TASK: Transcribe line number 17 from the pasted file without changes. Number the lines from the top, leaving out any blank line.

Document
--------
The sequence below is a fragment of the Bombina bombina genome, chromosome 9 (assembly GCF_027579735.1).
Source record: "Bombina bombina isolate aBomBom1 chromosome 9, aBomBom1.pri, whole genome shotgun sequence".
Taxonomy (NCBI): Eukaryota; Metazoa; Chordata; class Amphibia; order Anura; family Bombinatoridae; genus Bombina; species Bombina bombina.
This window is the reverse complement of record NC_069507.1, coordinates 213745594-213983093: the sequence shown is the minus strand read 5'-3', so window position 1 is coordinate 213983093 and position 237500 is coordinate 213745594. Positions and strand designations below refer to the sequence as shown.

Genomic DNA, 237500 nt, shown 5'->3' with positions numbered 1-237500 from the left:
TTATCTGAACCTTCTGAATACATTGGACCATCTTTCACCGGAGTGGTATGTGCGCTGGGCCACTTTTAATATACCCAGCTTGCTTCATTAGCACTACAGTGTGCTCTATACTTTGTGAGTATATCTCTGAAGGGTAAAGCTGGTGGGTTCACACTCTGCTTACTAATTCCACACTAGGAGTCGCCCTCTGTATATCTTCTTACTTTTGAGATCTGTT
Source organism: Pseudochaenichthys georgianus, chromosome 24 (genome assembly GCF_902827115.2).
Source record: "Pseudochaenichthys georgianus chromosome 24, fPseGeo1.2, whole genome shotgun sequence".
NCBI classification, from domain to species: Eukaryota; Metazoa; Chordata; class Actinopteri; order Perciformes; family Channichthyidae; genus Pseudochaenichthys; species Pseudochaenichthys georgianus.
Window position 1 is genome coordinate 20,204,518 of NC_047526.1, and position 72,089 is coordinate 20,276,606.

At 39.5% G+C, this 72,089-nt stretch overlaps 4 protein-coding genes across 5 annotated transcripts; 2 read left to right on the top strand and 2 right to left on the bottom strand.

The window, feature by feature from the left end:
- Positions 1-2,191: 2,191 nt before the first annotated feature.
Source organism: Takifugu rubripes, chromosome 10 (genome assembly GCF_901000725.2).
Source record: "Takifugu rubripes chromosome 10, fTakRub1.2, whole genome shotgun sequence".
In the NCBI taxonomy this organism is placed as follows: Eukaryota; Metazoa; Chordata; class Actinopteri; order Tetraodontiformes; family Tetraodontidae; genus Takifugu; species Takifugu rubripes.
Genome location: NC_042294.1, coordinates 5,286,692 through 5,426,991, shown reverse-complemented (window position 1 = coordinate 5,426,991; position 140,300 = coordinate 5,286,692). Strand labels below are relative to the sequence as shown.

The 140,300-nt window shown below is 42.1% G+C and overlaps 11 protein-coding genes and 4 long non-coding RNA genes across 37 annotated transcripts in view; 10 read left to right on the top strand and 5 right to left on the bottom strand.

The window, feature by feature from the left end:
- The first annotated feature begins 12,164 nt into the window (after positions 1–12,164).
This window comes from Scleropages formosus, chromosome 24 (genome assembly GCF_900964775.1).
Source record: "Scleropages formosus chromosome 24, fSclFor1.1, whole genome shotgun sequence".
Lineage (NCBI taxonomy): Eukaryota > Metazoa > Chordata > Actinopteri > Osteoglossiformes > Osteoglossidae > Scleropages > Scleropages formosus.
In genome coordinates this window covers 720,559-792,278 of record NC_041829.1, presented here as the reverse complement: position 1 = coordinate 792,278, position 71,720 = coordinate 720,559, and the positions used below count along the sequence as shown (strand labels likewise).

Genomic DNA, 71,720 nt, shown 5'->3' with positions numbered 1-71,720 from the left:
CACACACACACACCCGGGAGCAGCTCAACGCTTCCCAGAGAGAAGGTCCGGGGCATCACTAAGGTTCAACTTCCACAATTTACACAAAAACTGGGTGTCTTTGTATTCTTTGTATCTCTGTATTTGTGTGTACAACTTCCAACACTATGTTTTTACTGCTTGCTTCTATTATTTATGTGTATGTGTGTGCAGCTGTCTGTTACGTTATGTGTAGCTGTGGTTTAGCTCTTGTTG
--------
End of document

Genome location: NC_042294.1, coordinates 5,286,692 through 5,426,991, shown reverse-complemented (window position 1 = coordinate 5,426,991; position 140,300 = coordinate 5,286,692). Strand labels below are relative to the sequence as shown.